books and often rely on children to help the uniform. From the age of 5, Mo was of his after-school club by his classmates.
work on farms or earn additional money. working to help farm the land his large Ibrahim cycles regular to his school and
The result is that many children drop out family relied on for food and income. still dreams of being a doctor. Hadija says
from school or simply never have the Ibrahim dreamed of being a doctor but she wants to be a seamstress when she
opportunity to attend school. Childhood with no junior school near him continuing grows up, and make school uniforms for
Regained has been changing this by his education looked bleak. Hadija’s other girls like her in her community.
working with communities to tackle the mother had 6 children to care for when her

ANNUAL REVIEW 2016/17

7
Our Impact on:
Health Healthy Start project
helped 73 pregnant or new
mothers to get access to
Without treatment, the chance of HIV passing from a the medical treatment,
mother to her child is between 15% to 45% percent, but information and practical
with anti-retroviral therapy and other interventions during support they needed to
pregnancy, labour, delivery and breastfeeding; this risk can prevent HIV transmission
be reduced to less than 5%. Mother-to-child transmission to their babies.
accounts for nearly 20% of new HIV infections in Uganda
and HIV accounts for many infant deaths. where the knowledge of staff on HIV can
vary, resulting in poorly handled labour,
delivery and immediate post-delivery
In a town outside Kampala, our Healthy to know and expect from their local clinics
care. Healthy Start trained 13 midwives
Start project helped 73 pregnant or when they go to give birth and provided
and health workers from such local clinics
new mothers to get access to the practical items in a “mama kit” to help
giving them the up to date best practice to
medical treatment, information and a safe delivery. Home visits and regular
help prevent mother to child transmission
practical support they needed to prevent nutritional food to women who otherwise
– which will benefit many more mothers
transmission to their babies. The project would often go without regular food all
and their babies in the years ahead.
provided vital information to women on supported them before and after birth.
how to reduce risk of transmission, what Many women use small, local clinics

ANNUAL REVIEW 2016/17

9
Our Impact on:
Empowering Families “I am now making a profit.
This will ensure that my
granddaughter continues to
get a good education. She
Poverty and lack of earning opportunities drive young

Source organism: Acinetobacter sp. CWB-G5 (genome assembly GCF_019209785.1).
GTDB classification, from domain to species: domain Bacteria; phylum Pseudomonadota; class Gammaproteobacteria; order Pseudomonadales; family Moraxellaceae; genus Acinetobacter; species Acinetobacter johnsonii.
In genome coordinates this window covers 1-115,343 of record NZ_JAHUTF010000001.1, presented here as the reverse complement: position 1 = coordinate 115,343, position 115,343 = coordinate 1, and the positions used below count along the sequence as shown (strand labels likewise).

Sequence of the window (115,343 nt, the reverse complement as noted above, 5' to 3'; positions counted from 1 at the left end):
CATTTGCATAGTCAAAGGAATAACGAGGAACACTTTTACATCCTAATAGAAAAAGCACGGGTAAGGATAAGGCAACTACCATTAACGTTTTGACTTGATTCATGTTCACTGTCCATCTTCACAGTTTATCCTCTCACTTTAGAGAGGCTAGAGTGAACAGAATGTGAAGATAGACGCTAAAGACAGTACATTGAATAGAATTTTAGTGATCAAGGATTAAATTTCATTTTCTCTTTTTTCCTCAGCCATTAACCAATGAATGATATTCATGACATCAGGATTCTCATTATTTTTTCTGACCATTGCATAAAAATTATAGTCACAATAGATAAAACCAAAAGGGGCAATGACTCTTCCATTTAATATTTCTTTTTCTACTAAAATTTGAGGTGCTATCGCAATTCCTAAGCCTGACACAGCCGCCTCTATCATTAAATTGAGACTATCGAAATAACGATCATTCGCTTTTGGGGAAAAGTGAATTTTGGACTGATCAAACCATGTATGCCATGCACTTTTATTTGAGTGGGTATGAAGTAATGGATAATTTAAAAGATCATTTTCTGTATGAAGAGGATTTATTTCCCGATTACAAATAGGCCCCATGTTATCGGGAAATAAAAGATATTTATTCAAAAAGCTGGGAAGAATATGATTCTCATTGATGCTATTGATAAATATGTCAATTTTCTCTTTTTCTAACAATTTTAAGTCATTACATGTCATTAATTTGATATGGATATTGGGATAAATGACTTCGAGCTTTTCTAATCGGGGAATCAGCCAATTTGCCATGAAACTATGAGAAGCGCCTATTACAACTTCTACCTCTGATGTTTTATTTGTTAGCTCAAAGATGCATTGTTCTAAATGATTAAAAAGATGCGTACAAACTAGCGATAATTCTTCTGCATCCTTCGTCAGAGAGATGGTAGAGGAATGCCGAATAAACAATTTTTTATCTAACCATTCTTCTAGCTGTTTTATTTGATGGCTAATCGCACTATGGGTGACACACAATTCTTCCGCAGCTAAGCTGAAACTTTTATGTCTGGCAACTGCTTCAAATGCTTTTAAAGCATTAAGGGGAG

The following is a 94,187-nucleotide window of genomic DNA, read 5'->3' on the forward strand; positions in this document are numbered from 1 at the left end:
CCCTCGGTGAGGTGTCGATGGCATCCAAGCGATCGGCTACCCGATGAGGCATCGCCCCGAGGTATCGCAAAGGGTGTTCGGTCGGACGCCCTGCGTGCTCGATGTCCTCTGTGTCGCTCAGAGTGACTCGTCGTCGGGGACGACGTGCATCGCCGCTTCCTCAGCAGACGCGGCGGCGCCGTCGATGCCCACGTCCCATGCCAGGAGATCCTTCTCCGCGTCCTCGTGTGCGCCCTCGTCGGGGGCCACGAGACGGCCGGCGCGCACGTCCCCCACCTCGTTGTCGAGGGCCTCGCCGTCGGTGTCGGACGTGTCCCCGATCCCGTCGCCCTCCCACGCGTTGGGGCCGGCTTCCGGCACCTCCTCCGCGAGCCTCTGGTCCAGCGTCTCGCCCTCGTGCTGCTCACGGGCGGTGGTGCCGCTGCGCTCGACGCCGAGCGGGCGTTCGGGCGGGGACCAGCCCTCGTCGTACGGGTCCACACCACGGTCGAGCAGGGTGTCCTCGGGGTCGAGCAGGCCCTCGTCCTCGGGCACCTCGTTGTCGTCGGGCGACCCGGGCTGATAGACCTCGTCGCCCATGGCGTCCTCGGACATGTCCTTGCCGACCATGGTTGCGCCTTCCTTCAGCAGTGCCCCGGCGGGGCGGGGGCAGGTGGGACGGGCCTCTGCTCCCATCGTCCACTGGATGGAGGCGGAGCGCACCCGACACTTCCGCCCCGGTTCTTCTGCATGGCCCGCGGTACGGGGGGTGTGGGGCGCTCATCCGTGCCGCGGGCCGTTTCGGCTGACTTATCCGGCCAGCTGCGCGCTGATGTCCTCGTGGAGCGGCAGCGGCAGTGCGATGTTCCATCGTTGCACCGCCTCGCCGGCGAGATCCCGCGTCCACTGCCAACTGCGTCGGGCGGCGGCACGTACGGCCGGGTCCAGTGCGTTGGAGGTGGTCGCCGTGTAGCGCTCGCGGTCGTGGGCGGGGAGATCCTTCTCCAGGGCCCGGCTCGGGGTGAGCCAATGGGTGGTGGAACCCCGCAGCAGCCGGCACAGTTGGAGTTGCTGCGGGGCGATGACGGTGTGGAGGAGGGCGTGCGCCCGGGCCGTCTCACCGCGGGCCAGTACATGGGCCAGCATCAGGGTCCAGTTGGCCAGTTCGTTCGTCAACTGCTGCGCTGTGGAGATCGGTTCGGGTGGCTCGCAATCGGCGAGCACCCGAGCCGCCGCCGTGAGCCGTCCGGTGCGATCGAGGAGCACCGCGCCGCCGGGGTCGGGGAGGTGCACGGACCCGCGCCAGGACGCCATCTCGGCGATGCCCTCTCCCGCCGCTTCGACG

is an 11th grade student
women to leave their children behind and migrate to foreign
now. I also hope to expand
countries. Our empowering families project in north-central
our retail shop further.””
Sri Lanka aims to support women in livelihoods activities
ensuring families stay together and children are looked
after better. to develop a business plan. She obtained a
loan to start a retail shop near the hospital
15-year-old Indrani lost her mother more been formed with our support. She could in her village. “I am now making a profit.
than four years ago. Her mother went not even grieve her own young daughter’s This will ensure that my granddaughter
to work in Kuwait as a housemaid in the demise as she and her ageing husband continues to get a good education. She is
hope of giving her daughter, then just had to fulfil parents’ duties towards an 11th grade student now. I also hope to
10 years old, a better life. She died in their granddaughter. Life was getting expand our retail shop further.”
Kuwait itself within a mere 8 months. more and more difficult until Sagarika
Sagarika and her husband – Indrani’s joined the group and became member Our Rural Economic Empowerment Project
maternal grandparents – are Indrani’s only of a Women’s Society. She has received (REEP) is helping many more such families to
guardians. Sagarika is 50 years old and training on business establishment & ensure a better childhood for their children.
a member of a women’s group that has financial management and was supported

ANNUAL REVIEW 2016/17

11
Our Impact on:
Rights getting more money for his family. It was
an extremely dangerous life, begging at
restaurants just to find enough food to eat
and regularly exposed to violence by older
street children. He walked for miles during
the days and slept outside, sometimes in
the rain, at nights.
Disadvantage in early childhood can have knock-on impacts
throughout an individual’s life – children who miss out on More than 150 miles away from home,
he started believing that he was destined
education are less likely to access the same economic for a life on the streets. However, an older
opportunities as their educated peers when they grow up. “brother” took him to the drop-in centre we
support. There he ate, washed his clothes
for the first time since he had become a
Street children are one of the most used to live with his parents, younger full-time street child, and had a safe place
marginalised – lack of care and rampant sisters and little brother. Although his to sleep at the night shelter. Eventually,